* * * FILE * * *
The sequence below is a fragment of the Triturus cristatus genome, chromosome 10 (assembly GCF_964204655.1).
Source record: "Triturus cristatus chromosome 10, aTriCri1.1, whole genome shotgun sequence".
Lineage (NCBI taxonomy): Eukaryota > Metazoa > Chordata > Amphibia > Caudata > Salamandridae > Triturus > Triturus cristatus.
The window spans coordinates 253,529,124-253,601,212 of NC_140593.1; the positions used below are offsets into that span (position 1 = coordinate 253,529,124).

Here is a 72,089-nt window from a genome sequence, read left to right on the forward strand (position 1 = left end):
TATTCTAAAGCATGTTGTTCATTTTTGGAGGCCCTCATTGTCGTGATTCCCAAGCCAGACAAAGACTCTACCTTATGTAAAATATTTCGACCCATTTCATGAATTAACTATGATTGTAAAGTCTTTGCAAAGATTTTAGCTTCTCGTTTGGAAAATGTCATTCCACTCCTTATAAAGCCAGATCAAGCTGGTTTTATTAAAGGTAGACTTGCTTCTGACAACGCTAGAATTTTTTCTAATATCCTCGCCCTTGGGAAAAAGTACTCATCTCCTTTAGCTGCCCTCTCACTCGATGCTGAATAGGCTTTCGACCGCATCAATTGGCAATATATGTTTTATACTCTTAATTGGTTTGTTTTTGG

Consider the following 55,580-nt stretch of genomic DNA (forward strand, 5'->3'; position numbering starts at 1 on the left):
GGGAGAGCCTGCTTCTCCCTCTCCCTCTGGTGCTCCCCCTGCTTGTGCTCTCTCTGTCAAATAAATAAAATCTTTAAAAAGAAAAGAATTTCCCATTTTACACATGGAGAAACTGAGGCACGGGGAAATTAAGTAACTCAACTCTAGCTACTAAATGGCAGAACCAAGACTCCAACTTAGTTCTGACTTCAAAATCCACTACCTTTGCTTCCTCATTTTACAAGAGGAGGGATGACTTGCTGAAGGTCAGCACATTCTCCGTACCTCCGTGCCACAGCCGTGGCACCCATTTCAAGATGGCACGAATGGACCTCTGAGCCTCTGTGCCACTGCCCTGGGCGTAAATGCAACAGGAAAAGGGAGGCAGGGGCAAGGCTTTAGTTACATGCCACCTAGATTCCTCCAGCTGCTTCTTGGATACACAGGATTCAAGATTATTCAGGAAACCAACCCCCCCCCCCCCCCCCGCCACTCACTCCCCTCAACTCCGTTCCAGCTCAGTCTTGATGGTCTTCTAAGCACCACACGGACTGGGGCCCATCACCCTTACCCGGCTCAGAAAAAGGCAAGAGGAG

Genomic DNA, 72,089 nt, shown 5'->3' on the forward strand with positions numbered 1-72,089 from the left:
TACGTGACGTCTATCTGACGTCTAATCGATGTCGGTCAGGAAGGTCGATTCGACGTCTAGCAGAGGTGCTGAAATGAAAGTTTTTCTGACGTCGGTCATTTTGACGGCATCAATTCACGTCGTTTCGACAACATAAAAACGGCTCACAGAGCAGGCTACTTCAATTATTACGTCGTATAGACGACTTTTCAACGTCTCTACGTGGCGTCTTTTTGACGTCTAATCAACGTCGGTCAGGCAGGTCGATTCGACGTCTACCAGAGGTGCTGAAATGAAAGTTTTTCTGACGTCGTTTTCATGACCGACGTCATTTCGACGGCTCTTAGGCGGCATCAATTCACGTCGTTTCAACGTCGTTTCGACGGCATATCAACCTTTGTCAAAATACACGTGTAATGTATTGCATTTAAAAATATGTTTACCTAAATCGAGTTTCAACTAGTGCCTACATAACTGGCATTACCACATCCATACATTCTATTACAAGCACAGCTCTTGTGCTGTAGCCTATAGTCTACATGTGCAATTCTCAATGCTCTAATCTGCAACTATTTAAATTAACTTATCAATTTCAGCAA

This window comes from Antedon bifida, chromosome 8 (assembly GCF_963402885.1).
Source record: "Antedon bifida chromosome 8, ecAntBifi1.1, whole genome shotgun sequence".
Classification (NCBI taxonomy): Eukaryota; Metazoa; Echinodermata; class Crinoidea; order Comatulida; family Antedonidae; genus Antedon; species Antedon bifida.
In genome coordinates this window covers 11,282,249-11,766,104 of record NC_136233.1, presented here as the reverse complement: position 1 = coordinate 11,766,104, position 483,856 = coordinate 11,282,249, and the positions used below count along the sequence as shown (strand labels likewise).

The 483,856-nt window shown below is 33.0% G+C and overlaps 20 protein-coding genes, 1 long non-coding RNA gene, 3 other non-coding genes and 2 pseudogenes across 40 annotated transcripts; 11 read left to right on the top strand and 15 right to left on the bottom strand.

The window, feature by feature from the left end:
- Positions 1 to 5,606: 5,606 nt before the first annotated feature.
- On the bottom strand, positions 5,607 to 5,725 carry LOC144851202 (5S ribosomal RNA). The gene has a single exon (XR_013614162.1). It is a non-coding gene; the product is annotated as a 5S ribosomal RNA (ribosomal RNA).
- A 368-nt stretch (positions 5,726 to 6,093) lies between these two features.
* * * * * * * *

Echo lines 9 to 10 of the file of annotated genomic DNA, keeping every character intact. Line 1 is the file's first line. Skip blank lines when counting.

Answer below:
Genomic DNA, 72,089 nt, shown 5'->3' on the forward strand with positions numbered 1-72,089 from the left:
TACGTGACGTCTATCTGACGTCTAATCGATGTCGGTCAGGAAGGTCGATTCGACGTCTAGCAGAGGTGCTGAAATGAAAGTTTTTCTGACGTCGGTCATTTTGACGGCATCAATTCACGTCGTTTCGACAACATAAAAACGGCTCACAGAGCAGGCTACTTCAATTATTACGTCGTATAGACGACTTTTCAACGTCTCTACGTGGCGTCTTTTTGACGTCTAATCAACGTCGGTCAGGCAGGTCGATTCGACGTCTACCAGAGGTGCTGAAATGAAAGTTTTTCTGACGTCGTTTTCATGACCGACGTCATTTCGACGGCTCTTAGGCGGCATCAATTCACGTCGTTTCAACGTCGTTTCGACGGCATATCAACCTTTGTCAAAATACACGTGTAATGTATTGCATTTAAAAATATGTTTACCTAAATCGAGTTTCAACTAGTGCCTACATAACTGGCATTACCACATCCATACATTCTATTACAAGCACAGCTCTTGTGCTGTAGCCTATAGTCTACATGTGCAATTCTCAATGCTCTAATCTGCAACTATTTAAATTAACTTATCAATTTCAGCAA